There is nothing more frustrating in life then when
you are within a group of individuals who are speaking a foreign language and
you struggle to understand the conversation. Trust me I should know. As a Welsh
women trying to communicate with my husbands German family! This is exactly the
same situation when you are in the middle of a group of scuba divers. They
speak the language of “Scuba” which is a mystery to those who have not tried
that particular recreational activity, and maybe a mystery to some scuba divers
themselves! Use my alphabet jargon guide to help you establish some basic scuba
language skills so you are not left completely in the dark and you can impress
your companions with your knowledge of their chosen sport!
A = Ali 80
This is the typical reference to a common
size and material of scuba diving cylinder. The material of the tank is made
from aluminium and the size of the tank is 80 cuft. This is typically the type
of scuba tank that you will find in most scuba diving resort destinations.
B = BCD
The buoyancy control device, or buoyancy
compensator (BC). It’s basically a jacket that you wear which you can put air
inside, so helping you to float more easily or you can take air out which would
then make you sink. The BCD is the platform of your scuba diving gear that
provides stability both on the surface and underwater. It holds the rest of the
scuba equipment in place, lets you carry a cylinder on your back with minimal
effort, keeps you afloat on the surface and allows you to achieve neutral
buoyancy at any depth. It is the key to enjoying your diving, diving
comfortably and diving safely.
C = Cargo shorts
Basically a pair of shorts that you can wear
in the water to allow for more storage of your bits and pieces. The shorts can be worn above a dry suit or a wet suit to create additional pocket
space, or can be worn alone for use in warm water or for other aquatic
activities. Ideal for warm water diving conditions where the additional storage
of slates, spools or torches is required while wearing a wet suit.
D = DPV
Also know as a Scooter. I am not referring to
the two-wheeled motor vehicle or the child's toy. No, a
scooter is actually an underwater driver propulsion vehicle (DPV). Think of
James Bond in Thunderball and you get what I mean. A DPV usually consists of a pressure resistant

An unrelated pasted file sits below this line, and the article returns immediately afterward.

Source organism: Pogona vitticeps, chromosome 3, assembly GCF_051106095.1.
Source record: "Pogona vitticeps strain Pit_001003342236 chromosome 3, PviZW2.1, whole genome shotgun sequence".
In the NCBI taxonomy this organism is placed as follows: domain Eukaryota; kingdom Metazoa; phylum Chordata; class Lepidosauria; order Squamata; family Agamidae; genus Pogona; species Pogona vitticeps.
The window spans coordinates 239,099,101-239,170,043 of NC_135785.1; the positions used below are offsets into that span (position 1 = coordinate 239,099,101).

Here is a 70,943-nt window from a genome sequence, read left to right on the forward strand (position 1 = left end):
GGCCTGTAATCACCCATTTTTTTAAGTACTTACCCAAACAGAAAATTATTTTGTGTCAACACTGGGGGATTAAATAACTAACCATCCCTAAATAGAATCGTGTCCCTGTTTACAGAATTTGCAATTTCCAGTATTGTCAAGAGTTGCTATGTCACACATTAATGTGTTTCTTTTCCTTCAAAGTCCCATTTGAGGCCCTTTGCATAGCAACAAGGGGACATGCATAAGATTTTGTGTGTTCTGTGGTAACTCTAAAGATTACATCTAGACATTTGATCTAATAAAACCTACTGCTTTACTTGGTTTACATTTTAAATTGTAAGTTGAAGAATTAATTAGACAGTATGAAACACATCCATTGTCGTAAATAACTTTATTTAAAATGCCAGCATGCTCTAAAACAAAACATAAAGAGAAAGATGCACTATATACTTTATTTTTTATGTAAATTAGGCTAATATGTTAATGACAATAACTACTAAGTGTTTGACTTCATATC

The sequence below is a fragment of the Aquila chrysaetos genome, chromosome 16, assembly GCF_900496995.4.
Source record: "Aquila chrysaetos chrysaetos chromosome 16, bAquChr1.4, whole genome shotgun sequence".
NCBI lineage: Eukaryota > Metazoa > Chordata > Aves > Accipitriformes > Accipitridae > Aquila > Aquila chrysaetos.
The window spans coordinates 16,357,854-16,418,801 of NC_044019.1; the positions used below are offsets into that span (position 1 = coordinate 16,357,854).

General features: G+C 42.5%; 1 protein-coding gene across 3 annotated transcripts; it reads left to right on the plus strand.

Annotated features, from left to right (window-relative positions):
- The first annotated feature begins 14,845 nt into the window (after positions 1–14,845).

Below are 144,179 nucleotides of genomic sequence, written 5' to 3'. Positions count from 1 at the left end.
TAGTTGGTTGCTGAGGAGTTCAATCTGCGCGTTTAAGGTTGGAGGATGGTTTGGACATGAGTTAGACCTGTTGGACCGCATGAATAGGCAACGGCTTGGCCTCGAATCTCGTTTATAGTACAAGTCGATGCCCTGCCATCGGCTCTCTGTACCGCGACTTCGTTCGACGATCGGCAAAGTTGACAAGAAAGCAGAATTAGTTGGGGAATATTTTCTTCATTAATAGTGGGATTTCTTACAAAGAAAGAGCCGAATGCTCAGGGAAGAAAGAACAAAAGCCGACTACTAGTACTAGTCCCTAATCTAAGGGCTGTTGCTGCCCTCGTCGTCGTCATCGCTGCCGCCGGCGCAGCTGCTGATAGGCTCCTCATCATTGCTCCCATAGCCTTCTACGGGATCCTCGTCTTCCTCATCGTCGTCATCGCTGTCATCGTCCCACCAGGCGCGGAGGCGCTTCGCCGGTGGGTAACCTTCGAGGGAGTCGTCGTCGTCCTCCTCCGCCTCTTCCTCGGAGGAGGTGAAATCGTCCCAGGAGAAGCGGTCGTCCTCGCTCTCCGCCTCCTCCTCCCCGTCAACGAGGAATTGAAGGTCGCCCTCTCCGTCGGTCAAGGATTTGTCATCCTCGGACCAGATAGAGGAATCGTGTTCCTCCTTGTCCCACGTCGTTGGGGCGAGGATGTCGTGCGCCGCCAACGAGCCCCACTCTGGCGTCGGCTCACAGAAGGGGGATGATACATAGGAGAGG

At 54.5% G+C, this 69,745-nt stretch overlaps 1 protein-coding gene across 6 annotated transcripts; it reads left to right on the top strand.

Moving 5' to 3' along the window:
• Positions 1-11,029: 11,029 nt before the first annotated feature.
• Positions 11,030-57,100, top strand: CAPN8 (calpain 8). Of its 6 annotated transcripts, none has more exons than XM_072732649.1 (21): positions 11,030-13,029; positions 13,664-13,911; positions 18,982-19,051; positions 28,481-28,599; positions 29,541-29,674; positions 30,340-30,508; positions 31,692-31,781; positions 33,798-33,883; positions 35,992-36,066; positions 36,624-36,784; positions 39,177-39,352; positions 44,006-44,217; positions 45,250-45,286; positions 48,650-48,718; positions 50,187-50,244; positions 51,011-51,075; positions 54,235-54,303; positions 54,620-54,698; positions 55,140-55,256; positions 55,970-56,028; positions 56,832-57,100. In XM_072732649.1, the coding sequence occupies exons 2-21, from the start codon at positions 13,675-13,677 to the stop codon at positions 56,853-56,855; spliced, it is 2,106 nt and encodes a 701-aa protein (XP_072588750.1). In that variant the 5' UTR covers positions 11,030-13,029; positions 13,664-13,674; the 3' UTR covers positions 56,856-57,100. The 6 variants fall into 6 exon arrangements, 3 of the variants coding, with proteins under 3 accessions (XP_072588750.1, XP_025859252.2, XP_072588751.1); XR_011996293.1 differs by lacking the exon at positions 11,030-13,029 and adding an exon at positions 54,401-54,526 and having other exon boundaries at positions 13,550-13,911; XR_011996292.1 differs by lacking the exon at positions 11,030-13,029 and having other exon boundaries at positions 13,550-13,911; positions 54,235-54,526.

watertight casing containing a battery-powered electric
motor, which drives a propeller. They are used to aid divers who wish to cover larger distances or
where strong currents exist. The use of the scooter can minimalize exertion and
is also great for divers with physical disabilities.
E = Equalisation
The process of balancing the pressure within
your ears and other body cavities to the increasing pressure as you descend in
the water. This simple process is achieved primarily by pinching the nose and
blowing out against it. You will feel the ears “pop” just like being on an
aeroplane. The process is essential during descent to avoid any discomfort or
damage to the ears and sinuses.
F = First Stage
The first stage is the name given to the part of the breathing
device (the regulator) that is attached to the scuba cylinder to enable gas to
be transferred from the scuba tank via a hose to the diver. The first stage is
vital as it reduces the high pressure of the scuba cylinder into an intermediate
pressure that enables the diver to breathe at all depths.
G = Gas
In order to breathe underwater you need to
have a gas supply. This comes stored in a scuba cylinder typically carried on
your back, and traditionally within an Ali 80 (see letter A). The gas that you
breathe could be standard air or it could be in the form of Nitrox; (see letter
N) a gas with more oxygen added to it.
H = Harness
Compared with the typical 'jacket style' BCD, the
harness with back inflation style wing systems (see letter W) offer precise
control of buoyancy and trim as well as having a very streamlined profile with
the entire front of the diver being clear from clutter. This modular system means you buy a harness and then
add on whichever wing suits the type of diving you will be doing.
I = Ice Diving
As the name implies this type of penetration diving
is in areas where there is a frozen surface. A hole is literally cut into the
ice surface into which the divers will make their entrance and exit. Divers
would typically be tethered to a rope with a line tender feeding line out as
the diver swims away and recoiling the line in and the diver comes back to
J = Jack Cousteau
The Godfather of the scuba diving community. Jacques-Yves Cousteau AC was a French naval officer,
explorer, conservationist, filmmaker, innovator, scientist, photographer,